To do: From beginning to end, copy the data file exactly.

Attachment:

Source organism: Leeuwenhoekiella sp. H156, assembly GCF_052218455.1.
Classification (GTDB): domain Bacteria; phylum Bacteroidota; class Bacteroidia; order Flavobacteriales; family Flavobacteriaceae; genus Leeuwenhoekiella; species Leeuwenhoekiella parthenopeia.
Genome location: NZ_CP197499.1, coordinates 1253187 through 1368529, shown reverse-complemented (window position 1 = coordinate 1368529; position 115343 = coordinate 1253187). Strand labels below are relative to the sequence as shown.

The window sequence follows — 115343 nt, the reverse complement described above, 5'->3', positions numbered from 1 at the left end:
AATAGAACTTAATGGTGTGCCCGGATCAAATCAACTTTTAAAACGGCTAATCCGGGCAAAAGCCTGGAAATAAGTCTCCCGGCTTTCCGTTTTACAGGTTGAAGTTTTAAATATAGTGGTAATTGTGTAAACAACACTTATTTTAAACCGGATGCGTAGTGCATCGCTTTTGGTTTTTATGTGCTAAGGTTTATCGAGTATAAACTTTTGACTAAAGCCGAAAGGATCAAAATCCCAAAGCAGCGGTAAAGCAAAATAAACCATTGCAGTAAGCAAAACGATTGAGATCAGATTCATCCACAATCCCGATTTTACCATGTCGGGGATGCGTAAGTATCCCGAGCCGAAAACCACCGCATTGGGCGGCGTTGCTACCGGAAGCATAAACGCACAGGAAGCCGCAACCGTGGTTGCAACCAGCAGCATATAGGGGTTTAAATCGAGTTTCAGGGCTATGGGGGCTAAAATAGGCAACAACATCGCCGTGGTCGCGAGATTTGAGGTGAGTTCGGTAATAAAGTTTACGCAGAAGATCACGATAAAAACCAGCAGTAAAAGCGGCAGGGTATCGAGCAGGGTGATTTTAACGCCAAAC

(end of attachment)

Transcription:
Source organism: Leeuwenhoekiella sp. H156, assembly GCF_052218455.1.
Classification (GTDB): domain Bacteria; phylum Bacteroidota; class Bacteroidia; order Flavobacteriales; family Flavobacteriaceae; genus Leeuwenhoekiella; species Leeuwenhoekiella parthenopeia.
Genome location: NZ_CP197499.1, coordinates 1253187 through 1368529, shown reverse-complemented (window position 1 = coordinate 1368529; position 115343 = coordinate 1253187). Strand labels below are relative to the sequence as shown.

The window sequence follows — 115343 nt, the reverse complement described above, 5'->3', positions numbered from 1 at the left end:
AATAGAACTTAATGGTGTGCCCGGATCAAATCAACTTTTAAAACGGCTAATCCGGGCAAAAGCCTGGAAATAAGTCTCCCGGCTTTCCGTTTTACAGGTTGAAGTTTTAAATATAGTGGTAATTGTGTAAACAACACTTATTTTAAACCGGATGCGTAGTGCATCGCTTTTGGTTTTTATGTGCTAAGGTTTATCGAGTATAAACTTTTGACTAAAGCCGAAAGGATCAAAATCCCAAAGCAGCGGTAAAGCAAAATAAACCATTGCAGTAAGCAAAACGATTGAGATCAGATTCATCCACAATCCCGATTTTACCATGTCGGGGATGCGTAAGTATCCCGAGCCGAAAACCACCGCATTGGGCGGCGTTGCTACCGGAAGCATAAACGCACAGGAAGCCGCAACCGTGGTTGCAACCAGCAGCATATAGGGGTTTAAATCGAGTTTCAGGGCTATGGGGGCTAAAATAGGCAACAACATCGCCGTGGTCGCGAGATTTGAGGTGAGTTCGGTAATAAAGTTTACGCAGAAGATCACGATAAAAACCAGCAGTAAAAGCGGCAGGGTATCGAGCAGGGTGATTTTAACGCCAAAC